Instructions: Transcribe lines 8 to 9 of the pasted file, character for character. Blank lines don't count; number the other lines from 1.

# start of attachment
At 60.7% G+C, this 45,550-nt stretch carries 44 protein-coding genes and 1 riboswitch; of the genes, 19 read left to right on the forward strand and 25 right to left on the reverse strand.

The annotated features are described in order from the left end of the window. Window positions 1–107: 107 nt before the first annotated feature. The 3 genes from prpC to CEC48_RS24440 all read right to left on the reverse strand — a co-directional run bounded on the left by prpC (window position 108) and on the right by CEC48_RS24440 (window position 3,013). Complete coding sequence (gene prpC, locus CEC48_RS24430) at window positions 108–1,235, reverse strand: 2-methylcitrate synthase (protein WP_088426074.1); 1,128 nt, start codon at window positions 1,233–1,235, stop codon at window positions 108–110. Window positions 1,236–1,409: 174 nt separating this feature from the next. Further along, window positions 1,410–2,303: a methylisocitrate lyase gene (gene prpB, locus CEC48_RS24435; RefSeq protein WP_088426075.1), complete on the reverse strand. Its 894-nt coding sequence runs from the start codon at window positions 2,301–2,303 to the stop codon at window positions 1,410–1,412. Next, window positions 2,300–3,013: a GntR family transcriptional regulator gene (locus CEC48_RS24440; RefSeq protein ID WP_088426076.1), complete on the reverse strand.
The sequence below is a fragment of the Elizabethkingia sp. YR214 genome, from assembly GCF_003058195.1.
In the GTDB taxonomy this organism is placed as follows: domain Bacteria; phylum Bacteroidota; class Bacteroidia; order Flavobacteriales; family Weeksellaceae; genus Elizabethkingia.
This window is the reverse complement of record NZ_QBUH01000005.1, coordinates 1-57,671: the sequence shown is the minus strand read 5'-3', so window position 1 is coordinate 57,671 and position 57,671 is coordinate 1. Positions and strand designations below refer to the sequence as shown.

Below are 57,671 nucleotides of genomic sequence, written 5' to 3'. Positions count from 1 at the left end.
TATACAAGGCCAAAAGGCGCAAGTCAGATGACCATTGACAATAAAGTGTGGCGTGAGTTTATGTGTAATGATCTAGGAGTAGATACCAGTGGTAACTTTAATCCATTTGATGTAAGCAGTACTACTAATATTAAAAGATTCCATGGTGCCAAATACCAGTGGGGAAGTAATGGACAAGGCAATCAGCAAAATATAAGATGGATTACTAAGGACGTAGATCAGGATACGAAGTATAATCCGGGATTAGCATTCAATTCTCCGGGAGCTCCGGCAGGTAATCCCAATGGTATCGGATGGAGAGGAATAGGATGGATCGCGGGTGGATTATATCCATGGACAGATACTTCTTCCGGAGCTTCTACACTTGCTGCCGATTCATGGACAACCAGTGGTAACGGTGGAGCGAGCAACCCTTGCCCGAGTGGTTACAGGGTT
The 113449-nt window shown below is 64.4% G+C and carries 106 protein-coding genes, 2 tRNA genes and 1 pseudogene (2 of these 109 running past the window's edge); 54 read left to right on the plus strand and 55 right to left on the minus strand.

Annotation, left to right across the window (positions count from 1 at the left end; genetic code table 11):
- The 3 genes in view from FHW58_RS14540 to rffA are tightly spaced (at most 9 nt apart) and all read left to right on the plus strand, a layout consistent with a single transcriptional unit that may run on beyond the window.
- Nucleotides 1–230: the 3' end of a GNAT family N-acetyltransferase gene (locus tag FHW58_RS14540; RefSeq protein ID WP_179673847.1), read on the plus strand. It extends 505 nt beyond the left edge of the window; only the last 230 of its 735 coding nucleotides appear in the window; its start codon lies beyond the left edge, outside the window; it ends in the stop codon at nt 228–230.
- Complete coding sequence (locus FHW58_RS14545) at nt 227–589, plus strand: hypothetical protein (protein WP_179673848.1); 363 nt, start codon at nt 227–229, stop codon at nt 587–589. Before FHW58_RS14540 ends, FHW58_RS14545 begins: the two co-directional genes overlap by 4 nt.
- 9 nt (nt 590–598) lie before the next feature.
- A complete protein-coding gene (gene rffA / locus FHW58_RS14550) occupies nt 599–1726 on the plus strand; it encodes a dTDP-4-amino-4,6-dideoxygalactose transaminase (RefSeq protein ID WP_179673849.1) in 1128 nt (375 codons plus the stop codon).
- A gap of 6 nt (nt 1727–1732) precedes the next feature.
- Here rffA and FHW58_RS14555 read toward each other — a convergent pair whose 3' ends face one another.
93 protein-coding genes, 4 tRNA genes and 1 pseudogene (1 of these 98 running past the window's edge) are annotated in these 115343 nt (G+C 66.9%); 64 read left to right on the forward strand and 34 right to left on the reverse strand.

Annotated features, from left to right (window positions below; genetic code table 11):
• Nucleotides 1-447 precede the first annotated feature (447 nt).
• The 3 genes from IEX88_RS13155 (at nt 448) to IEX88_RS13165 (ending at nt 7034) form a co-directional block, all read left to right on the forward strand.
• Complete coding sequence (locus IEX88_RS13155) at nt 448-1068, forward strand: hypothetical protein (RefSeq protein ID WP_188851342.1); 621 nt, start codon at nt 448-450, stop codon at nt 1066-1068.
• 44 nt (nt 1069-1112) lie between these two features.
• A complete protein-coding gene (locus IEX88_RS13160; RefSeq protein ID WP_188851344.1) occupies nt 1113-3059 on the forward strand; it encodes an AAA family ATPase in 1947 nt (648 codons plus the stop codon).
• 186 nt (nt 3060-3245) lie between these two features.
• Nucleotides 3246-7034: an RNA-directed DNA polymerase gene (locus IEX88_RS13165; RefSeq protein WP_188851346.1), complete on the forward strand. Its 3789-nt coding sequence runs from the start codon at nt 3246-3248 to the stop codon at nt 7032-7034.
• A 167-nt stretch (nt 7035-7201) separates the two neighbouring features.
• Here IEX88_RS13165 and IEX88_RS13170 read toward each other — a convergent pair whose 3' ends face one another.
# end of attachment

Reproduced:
The 113449-nt window shown below is 64.4% G+C and carries 106 protein-coding genes, 2 tRNA genes and 1 pseudogene (2 of these 109 running past the window's edge); 54 read left to right on the plus strand and 55 right to left on the minus strand.

Annotation, left to right across the window (positions count from 1 at the left end; genetic code table 11):